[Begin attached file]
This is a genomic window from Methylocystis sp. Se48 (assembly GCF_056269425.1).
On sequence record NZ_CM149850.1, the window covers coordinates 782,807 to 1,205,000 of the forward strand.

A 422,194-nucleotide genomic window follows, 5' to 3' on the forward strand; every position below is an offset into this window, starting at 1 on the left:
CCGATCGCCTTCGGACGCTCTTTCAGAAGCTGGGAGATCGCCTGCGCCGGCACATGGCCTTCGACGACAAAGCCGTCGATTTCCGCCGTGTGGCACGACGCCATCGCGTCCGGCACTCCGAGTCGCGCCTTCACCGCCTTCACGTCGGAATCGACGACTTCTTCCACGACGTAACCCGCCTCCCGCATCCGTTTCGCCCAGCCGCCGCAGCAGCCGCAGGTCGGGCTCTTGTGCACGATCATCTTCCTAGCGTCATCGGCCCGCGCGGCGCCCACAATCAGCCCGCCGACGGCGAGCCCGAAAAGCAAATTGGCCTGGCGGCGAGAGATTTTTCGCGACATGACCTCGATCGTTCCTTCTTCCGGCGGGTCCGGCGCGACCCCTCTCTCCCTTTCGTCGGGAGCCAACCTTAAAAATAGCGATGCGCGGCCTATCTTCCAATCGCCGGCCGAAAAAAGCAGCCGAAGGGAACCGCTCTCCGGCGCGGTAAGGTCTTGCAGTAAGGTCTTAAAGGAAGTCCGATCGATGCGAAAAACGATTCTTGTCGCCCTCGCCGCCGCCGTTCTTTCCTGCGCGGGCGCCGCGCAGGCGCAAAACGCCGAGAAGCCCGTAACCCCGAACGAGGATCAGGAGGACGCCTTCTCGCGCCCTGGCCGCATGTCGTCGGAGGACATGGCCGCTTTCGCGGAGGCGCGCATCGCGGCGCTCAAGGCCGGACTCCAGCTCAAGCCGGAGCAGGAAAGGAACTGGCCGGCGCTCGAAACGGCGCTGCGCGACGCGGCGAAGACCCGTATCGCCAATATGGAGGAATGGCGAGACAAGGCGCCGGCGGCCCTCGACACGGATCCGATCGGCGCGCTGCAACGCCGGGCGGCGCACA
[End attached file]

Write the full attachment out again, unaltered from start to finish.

This is a genomic window from Methylocystis sp. Se48 (assembly GCF_056269425.1).
On sequence record NZ_CM149850.1, the window covers coordinates 782,807 to 1,205,000 of the forward strand.

A 422,194-nucleotide genomic window follows, 5' to 3' on the forward strand; every position below is an offset into this window, starting at 1 on the left:
CCGATCGCCTTCGGACGCTCTTTCAGAAGCTGGGAGATCGCCTGCGCCGGCACATGGCCTTCGACGACAAAGCCGTCGATTTCCGCCGTGTGGCACGACGCCATCGCGTCCGGCACTCCGAGTCGCGCCTTCACCGCCTTCACGTCGGAATCGACGACTTCTTCCACGACGTAACCCGCCTCCCGCATCCGTTTCGCCCAGCCGCCGCAGCAGCCGCAGGTCGGGCTCTTGTGCACGATCATCTTCCTAGCGTCATCGGCCCGCGCGGCGCCCACAATCAGCCCGCCGACGGCGAGCCCGAAAAGCAAATTGGCCTGGCGGCGAGAGATTTTTCGCGACATGACCTCGATCGTTCCTTCTTCCGGCGGGTCCGGCGCGACCCCTCTCTCCCTTTCGTCGGGAGCCAACCTTAAAAATAGCGATGCGCGGCCTATCTTCCAATCGCCGGCCGAAAAAAGCAGCCGAAGGGAACCGCTCTCCGGCGCGGTAAGGTCTTGCAGTAAGGTCTTAAAGGAAGTCCGATCGATGCGAAAAACGATTCTTGTCGCCCTCGCCGCCGCCGTTCTTTCCTGCGCGGGCGCCGCGCAGGCGCAAAACGCCGAGAAGCCCGTAACCCCGAACGAGGATCAGGAGGACGCCTTCTCGCGCCCTGGCCGCATGTCGTCGGAGGACATGGCCGCTTTCGCGGAGGCGCGCATCGCGGCGCTCAAGGCCGGACTCCAGCTCAAGCCGGAGCAGGAAAGGAACTGGCCGGCGCTCGAAACGGCGCTGCGCGACGCGGCGAAGACCCGTATCGCCAATATGGAGGAATGGCGAGACAAGGCGCCGGCGGCCCTCGACACGGATCCGATCGGCGCGCTGCAACGCCGGGCGGCGCACA